After Alisa Davis’ fiancé was found shot to death in his minivan parked outside her Tioga house, investigators quickly turned their attention to the 37-year-old single mother of five.
The romance between Davis and 49-year-old William Blount had fizzled and witnesses said it wasn’t pretty. Blount demanded that Davis return the rings he gave her and the license plate to her Chevy Impala, which he gave her because she couldn’t afford insurance.
And then there was word that Davis had reestablished a relationship with ex-Philadelphia Police Officer David Wade Howard, with whom she had two children during their time together. Howard had just been paroled after about six years in prison for wounding a man he caught in bed with his ex-wife.
So when the Philadelphia District Attorney’s Office charged Davis and Howard with murder in Blount's Easter Sunday 2014 slaying, Davis decided to get ahead of the case.
On Dec. 4, 2015, Davis pleaded guilty to third-degree murder and conspiracy and agreed to testify for the prosecution at Howard’s trial. And she did, telling a Common Pleas Court jury in March how she asked Howard to “take care of” Blount so she could get out of the relationship.
What happened next was a twist worthy of Alfred Hitchcock: the jury acquitted the 53-year-old Howard and he walked out of court a free man.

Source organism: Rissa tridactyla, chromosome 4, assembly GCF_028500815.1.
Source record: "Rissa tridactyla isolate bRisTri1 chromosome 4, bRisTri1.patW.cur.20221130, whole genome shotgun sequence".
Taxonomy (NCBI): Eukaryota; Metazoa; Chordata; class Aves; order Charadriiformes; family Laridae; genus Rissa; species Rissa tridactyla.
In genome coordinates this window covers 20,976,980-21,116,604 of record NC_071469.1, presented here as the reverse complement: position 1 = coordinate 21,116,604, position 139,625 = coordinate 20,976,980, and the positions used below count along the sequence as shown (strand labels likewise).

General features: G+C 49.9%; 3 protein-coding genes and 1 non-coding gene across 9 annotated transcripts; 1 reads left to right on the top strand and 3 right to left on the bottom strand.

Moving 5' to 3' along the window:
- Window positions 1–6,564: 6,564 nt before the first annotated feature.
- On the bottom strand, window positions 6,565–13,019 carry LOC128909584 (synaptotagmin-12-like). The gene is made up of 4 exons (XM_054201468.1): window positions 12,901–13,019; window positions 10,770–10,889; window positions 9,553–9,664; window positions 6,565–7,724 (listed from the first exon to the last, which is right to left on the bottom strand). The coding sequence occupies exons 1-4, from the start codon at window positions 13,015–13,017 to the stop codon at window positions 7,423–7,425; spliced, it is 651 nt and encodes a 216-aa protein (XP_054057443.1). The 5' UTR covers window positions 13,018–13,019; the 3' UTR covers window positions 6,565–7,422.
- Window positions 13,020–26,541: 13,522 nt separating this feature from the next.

On Wednesday, Davis was sentenced to 6-½ to 15 years in prison by Common Pleas Court Judge Kathryn Streeter Lewis, who told her, “A life was taken, a life no one had the right to take … This plan was put in place by you.”
Davis, now 40, tears rolling down her cheeks and stifling sobs, apologized to Blount’s family – they were not present at the sentencing – and pleaded with Lewis to be allowed to remain with her family and study for a degree in nursing.
“I’m a good person, I don’t hang around with negative people,” Davis said.
Defense lawyer Max Kramer presented 14 supporters in the gallery including Davis’ four daughters and her mother and stepfather to demonstrate the strong family support Davis has.
Kramer argued for a sentence of not more than 23 months, citing her cooperation in Howard’s trial and that she felt coerced by Howard into planning the murder.
Kramer said Howard was physically abusive to her during their time together: “She feared her own death at his hands.”
Assistant District Attorney Gail Fairman acknowledged Davis’ cooperation but urged Lewis to sentence her to 6 to 20 years in prison.
Fairman said Davis “put the wheels in motion” in the murder plot and still wound up keeping the rings and car that Blount gave her.
“How much intelligence does it take to know that you don’t kill someone else? That’s no answer,” Fairman said.